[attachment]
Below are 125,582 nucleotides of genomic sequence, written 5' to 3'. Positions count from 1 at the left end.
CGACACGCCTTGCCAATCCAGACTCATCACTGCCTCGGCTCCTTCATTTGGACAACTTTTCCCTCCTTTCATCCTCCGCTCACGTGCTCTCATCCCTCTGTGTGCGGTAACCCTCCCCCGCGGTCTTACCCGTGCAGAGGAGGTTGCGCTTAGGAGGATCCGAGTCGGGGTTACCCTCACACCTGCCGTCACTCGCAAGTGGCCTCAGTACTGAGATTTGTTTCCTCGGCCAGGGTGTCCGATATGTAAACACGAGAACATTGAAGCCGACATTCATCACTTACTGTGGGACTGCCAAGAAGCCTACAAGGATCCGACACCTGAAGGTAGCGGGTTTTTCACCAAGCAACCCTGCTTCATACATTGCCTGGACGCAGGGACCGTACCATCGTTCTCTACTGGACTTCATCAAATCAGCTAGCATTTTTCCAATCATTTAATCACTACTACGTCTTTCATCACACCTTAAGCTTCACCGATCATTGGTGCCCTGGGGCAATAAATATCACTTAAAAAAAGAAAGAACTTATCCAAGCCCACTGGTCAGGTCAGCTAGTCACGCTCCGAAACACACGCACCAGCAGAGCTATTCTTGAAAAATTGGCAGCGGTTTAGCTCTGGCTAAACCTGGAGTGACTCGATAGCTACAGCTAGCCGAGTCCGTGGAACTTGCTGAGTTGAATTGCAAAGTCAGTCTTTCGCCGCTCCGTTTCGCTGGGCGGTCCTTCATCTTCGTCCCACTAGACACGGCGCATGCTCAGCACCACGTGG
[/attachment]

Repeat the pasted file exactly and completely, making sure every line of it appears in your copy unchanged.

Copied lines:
Below are 125,582 nucleotides of genomic sequence, written 5' to 3'. Positions count from 1 at the left end.
CGACACGCCTTGCCAATCCAGACTCATCACTGCCTCGGCTCCTTCATTTGGACAACTTTTCCCTCCTTTCATCCTCCGCTCACGTGCTCTCATCCCTCTGTGTGCGGTAACCCTCCCCCGCGGTCTTACCCGTGCAGAGGAGGTTGCGCTTAGGAGGATCCGAGTCGGGGTTACCCTCACACCTGCCGTCACTCGCAAGTGGCCTCAGTACTGAGATTTGTTTCCTCGGCCAGGGTGTCCGATATGTAAACACGAGAACATTGAAGCCGACATTCATCACTTACTGTGGGACTGCCAAGAAGCCTACAAGGATCCGACACCTGAAGGTAGCGGGTTTTTCACCAAGCAACCCTGCTTCATACATTGCCTGGACGCAGGGACCGTACCATCGTTCTCTACTGGACTTCATCAAATCAGCTAGCATTTTTCCAATCATTTAATCACTACTACGTCTTTCATCACACCTTAAGCTTCACCGATCATTGGTGCCCTGGGGCAATAAATATCACTTAAAAAAAGAAAGAACTTATCCAAGCCCACTGGTCAGGTCAGCTAGTCACGCTCCGAAACACACGCACCAGCAGAGCTATTCTTGAAAAATTGGCAGCGGTTTAGCTCTGGCTAAACCTGGAGTGACTCGATAGCTACAGCTAGCCGAGTCCGTGGAACTTGCTGAGTTGAATTGCAAAGTCAGTCTTTCGCCGCTCCGTTTCGCTGGGCGGTCCTTCATCTTCGTCCCACTAGACACGGCGCATGCTCAGCACCACGTGG